Children and the Wild Diet – how to avoid having to prepare more than one dinner for the family

By: Quinton de Bruin

A few years back I was working with a team in a large insurance company. The manager arranged a planning session in Auckland which was over a day and a half with the last half set aside for a team building activity. The venue for this activity was on Nelson Street and was one of those kitchens that resemble a Master Chef setup. There was excitement from some and anticipation from others as the teams were created and the smack talk started. I was quietly confident that we had this challenge in the bag, not because I thought of myself as a chef but because I had the ability to make a meal out of next to nothing in the fridge or pantry, and I had been cooking meals with real enjoyment since I was about 11 years old (not particularly adventurous at that stage I must add). When the instructions were delivered and the cover over the food items was removed to expose the table with a large selection of beautifully coloured foods – a number of meat options, fresh vegetables, herbs, oils, cheeses and butters. There was a rush by a runner from each of the four teams – grabbing items, making decisions on the spot as to what would be cooked. Adding to the pressure was the timer, set with a 60-minute countdown. With major disappointment I realised that I had nothing – under the pressure I could not come up with a meal! It was a big fall back to reality and a fair amount of swallowing of words mixed with pride.

I would imagine if your house is anything like mine, when you have finished a busy work day, kids sports, gym and the kids need to be fed, a bit like the cooking challenge above you either draw a blank or you scramble for something that is quick and easy. Somehow, we make this work and end up with a meal on the table and the family provide the approval feedback or in some cases (I know I am not alone in this) "I don't like mince / herbs / lettuce / tomatoes" …. And this list goes on.

All the above to one side for a minute. One morning, for no apparent reason, you look and decide that the person in the mirror starring back at you is a slightly larger version of the person you expected to see (I distinctly remember a few years back now when I had ballooned out to 128kgs – ouch – looking in the mirror while saying out loud, who the "f-bomb" are you??!) At that moment you would move a mountain with your conviction and motivation to change what you see, but by dinner time you are sitting at your place at the table starring at a meal on your plate which – although family friendly – isn't serving you in getting closer to your goal you set that morning. You convince yourself that this you will just need to reduce your portion sizes because this is what the family want. Oh with an attitude like that, you too will blow out to 128kgs!

So what do you do? Well for me it was about becoming informed. I did not know how to cook health foods. I did not know enough about what makes up a good diet. I did a bit of study and invested that time. We also went out and bought 2 cookbooks base on Paleo recipes. You can find so much online these days, there is no need to buy books if you don't want to. I just like having one open in the kitchen, makes me feel cultured haha.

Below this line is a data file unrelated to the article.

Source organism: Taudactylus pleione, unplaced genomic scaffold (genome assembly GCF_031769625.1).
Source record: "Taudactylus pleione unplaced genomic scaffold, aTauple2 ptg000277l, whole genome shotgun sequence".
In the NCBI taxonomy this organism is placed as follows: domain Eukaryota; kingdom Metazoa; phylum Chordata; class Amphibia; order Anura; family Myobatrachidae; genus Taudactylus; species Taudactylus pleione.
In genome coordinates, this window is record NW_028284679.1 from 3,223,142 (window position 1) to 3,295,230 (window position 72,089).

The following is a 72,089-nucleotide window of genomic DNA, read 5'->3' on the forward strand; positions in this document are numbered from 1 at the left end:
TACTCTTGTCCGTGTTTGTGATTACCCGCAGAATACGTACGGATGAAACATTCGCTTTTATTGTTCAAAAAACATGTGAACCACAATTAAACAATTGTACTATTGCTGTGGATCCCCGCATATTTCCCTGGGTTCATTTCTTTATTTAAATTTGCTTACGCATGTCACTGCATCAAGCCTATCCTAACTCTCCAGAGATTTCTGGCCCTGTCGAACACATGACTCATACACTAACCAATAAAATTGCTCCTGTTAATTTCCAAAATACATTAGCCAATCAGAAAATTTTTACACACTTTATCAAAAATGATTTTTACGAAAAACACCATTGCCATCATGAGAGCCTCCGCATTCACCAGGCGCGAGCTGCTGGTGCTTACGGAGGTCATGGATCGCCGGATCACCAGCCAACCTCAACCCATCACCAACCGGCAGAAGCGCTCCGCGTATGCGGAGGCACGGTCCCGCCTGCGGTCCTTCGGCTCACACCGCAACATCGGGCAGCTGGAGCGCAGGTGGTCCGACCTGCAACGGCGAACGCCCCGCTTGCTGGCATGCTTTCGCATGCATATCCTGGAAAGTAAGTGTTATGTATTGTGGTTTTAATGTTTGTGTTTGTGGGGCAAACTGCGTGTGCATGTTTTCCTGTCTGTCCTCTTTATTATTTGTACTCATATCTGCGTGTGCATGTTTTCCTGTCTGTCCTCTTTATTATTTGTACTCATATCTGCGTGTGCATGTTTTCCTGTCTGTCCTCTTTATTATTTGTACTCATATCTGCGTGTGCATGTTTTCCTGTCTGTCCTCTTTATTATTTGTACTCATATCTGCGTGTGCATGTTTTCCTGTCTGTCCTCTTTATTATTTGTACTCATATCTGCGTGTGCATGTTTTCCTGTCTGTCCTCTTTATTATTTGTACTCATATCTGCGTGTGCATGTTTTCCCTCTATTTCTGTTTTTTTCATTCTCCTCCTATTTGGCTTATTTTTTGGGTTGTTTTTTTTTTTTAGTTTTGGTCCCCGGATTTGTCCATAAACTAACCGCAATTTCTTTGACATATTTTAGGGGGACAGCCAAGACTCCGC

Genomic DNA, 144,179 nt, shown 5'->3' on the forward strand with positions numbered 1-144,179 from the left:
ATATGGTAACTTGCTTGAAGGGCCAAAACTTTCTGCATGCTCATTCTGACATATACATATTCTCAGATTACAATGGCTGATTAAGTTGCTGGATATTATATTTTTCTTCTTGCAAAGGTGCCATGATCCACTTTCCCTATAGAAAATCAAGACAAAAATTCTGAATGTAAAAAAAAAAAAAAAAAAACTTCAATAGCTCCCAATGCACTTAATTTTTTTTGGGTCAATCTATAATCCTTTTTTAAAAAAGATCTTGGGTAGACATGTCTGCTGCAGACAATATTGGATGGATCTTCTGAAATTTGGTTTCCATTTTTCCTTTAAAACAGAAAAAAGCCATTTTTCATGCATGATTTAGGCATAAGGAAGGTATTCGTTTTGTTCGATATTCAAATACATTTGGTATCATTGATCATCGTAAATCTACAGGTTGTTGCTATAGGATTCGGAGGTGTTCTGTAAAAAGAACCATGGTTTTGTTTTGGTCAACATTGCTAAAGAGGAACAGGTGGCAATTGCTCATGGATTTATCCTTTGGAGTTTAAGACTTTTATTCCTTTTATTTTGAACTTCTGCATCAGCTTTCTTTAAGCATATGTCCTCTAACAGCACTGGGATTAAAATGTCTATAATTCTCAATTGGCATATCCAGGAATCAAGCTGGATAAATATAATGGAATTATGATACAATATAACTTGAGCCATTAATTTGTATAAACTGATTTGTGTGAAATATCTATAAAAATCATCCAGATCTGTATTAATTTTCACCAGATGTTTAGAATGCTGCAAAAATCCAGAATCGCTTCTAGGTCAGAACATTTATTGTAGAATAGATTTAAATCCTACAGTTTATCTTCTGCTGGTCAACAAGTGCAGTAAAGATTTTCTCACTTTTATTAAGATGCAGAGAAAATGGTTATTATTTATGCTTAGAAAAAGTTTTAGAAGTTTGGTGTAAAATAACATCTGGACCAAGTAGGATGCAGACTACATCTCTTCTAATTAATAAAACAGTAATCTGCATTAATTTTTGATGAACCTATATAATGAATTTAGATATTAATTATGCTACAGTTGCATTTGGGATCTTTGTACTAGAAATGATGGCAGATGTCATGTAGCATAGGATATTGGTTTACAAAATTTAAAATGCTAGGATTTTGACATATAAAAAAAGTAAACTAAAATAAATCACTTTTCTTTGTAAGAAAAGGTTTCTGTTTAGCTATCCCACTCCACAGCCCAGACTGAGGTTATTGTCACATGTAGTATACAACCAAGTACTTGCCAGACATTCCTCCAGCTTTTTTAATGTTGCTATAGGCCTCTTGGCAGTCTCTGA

You will be surprised how quickly you get into the groove and gain an understanding of your new found knowledge. We love zucchini noodles, but I'll make 2-minute noodles for my son or if we are having broccoli or cauliflower rice I'll make some normal rice for him. The rest of the meal he will eat. This wouldn't happen in every meal either, it surprising how many food types kids eat when they are prepared differently so it is more about planning and knowing what you will be making. It is a habit and your family will support you. Aiming to make drastic changes without letting your family in to support you will only lead to frustration and losing sight of the goal.

I however didn't use much of that fantastic advice today, I was not very organised at all. The day started off quit normally with a 6.30 session of shoulders, legs and abs and a bit of low intensity cardio on the Cybex. Breakfast was one of boiled eggs tossed into a salad along with fish. The rest of the day in terms of the challenge was a bit downhill really. I didn't make lunch for myself and on the way to Auckland I grabbed biltong (a bit like beef jerky) as a snack, which became lunch along with a flat white coffee. I flew down to Nelson and after an afternoon of meetings, joined the guys in the pub for a couple of beers (3 to be precise). I did manage to keep that damage to a minimum though as I was saved by a friend who took me for an hour long walk to the top of "the centre of New Zealand". When you are away from home you realise how challenging it is to keep on track. The room service menu was good and dinner was a Classic Caesar salad with chicken breast.

I find it quite ironic and amusing that we spoke in yesterday's article about how one would respond when you fall off the wagon. Fortunately, this is not the first time I've slipped up and surely will not be the last. Tomorrow I am back on the horse, I have even arranged a pass into a local gym so that I can kick into a day in Nelson with the first win of the day under my belt before 7am.

The small print: now is probably a good time to encourage you to have a discussion about your personal situation with your doctor, a nutritionist and the Body and Motion trainers to work out how best to achieve any challenges you have in mind. The thoughts in these blogs are my own personal opinion and shouldn't be taken as direct advice. Some of the choices around what I consume or what activity I partake in may not be endorsed by Body and Motion. However, the team will always be keen enablers of your fitness goals! Talk


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